In May of 1985, an international symposium was held at The Metropolitan Museum of Art in honor of John M. Crawford, Jr., whose gifts of Chinese calligraphy and painting have constituted a significant addition to the Museum's holdings. Over a three-day period, senior scholars from China, Japan, Taiwan, Europe, and the United States expressed a wide range of perspectives on an issue central to the history of Chinese visual aesthetics: the relationships between poetry, calligraphy, and painting. The practice of integrating the three art forms—known as san-chiieh, or the three perfections—in one work of art emerged during the Sung and Yuan dynasties largely in the context of literati culture, and it has stimulated lively critical discussion ever since.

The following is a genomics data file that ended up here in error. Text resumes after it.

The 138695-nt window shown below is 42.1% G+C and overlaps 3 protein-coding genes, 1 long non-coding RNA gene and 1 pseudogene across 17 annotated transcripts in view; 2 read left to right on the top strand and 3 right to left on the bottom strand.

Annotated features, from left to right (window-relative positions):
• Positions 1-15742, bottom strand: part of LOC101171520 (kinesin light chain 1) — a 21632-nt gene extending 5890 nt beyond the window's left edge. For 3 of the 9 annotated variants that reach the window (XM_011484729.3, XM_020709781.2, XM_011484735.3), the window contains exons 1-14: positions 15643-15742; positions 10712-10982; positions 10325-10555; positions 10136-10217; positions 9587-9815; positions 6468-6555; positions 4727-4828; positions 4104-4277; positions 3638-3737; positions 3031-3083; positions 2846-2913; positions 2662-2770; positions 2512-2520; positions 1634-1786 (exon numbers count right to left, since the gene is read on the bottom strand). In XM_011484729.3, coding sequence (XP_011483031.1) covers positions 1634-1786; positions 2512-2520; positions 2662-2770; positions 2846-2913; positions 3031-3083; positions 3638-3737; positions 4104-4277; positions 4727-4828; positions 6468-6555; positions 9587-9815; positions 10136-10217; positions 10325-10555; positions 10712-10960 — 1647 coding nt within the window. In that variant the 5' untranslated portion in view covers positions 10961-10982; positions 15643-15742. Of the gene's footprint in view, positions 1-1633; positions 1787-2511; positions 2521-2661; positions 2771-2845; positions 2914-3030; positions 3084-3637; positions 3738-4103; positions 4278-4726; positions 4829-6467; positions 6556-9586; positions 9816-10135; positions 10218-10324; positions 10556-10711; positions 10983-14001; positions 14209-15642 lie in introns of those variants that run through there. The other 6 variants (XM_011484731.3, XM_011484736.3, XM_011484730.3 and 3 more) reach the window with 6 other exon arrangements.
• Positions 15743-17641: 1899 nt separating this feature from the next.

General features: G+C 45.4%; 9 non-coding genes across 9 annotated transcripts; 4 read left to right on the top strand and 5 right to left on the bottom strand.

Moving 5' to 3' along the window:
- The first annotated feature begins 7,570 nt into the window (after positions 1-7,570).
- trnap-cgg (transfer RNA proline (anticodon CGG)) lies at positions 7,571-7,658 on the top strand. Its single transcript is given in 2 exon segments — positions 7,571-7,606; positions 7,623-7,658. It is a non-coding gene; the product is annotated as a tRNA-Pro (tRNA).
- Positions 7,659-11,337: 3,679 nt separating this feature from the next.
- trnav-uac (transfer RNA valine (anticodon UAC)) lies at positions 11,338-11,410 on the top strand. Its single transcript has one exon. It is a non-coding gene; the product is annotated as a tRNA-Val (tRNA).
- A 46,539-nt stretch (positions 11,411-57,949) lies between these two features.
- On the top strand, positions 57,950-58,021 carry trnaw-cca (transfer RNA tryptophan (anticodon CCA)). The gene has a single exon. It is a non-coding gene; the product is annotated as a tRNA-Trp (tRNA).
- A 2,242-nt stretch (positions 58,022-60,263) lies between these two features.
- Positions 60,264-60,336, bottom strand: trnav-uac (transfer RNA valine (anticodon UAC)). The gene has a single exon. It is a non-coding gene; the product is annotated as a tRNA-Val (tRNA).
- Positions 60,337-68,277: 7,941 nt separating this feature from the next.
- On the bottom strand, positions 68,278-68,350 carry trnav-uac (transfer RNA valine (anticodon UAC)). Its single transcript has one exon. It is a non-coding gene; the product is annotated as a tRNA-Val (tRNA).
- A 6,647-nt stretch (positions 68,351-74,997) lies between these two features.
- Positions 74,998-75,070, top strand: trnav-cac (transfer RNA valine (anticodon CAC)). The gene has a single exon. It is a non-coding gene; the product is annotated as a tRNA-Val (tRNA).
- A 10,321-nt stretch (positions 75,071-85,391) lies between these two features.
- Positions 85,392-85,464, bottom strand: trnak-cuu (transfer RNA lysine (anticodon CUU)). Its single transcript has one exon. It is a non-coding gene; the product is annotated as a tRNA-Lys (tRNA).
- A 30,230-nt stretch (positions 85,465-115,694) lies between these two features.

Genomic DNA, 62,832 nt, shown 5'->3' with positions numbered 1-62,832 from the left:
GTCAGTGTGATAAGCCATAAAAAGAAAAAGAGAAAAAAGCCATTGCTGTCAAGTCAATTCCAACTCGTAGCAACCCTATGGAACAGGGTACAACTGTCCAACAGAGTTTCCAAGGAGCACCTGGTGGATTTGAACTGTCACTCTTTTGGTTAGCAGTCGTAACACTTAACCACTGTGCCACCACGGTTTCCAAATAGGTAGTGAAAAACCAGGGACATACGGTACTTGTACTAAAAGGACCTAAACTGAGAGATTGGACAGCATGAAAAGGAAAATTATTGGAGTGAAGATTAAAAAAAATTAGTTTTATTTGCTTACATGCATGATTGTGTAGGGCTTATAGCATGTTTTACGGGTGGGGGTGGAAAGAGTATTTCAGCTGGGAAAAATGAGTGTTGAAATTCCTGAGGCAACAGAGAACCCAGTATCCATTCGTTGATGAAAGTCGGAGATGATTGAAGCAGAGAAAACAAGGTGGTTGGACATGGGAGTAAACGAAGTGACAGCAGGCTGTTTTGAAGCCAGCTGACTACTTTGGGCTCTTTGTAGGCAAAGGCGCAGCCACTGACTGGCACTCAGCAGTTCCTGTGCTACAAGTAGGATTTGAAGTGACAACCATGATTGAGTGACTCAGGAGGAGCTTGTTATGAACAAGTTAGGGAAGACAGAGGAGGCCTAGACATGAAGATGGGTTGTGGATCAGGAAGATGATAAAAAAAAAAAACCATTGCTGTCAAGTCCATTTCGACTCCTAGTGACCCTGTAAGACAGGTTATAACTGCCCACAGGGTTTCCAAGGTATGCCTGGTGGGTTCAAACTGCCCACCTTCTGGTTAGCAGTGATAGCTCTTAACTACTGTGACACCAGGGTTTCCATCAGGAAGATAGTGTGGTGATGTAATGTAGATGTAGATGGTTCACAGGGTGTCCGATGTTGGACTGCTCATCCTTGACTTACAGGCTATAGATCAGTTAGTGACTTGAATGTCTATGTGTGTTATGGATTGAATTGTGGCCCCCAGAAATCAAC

This publication contains twenty-three essays based on the papers presented at the Crawford symposium. Grouped by subject matter in a roughly chronological order, these essays reflect research on topics spanning two millennia of Chinese history. The result is an interdisciplinary exploration of the complex set of relationships between words and images by art historians, literary historians, and scholars of calligraphy. Their findings provide us with a new level of understanding of this rich and complicated subject and suggest further directions for the study of Chinese art history. The essays are accompanied by 255 illustrations, some of which reproduce works rarely published. Chinese characters have been provided throughout the text for artists names, terms, titles of works of art and literature, and important historical figures, as well as for excerpts of selected poetry and prose. A chronology, also containing Chinese characters, and an extensive index contribute to making this book illuminating and invaluable to both the specialist and the layman.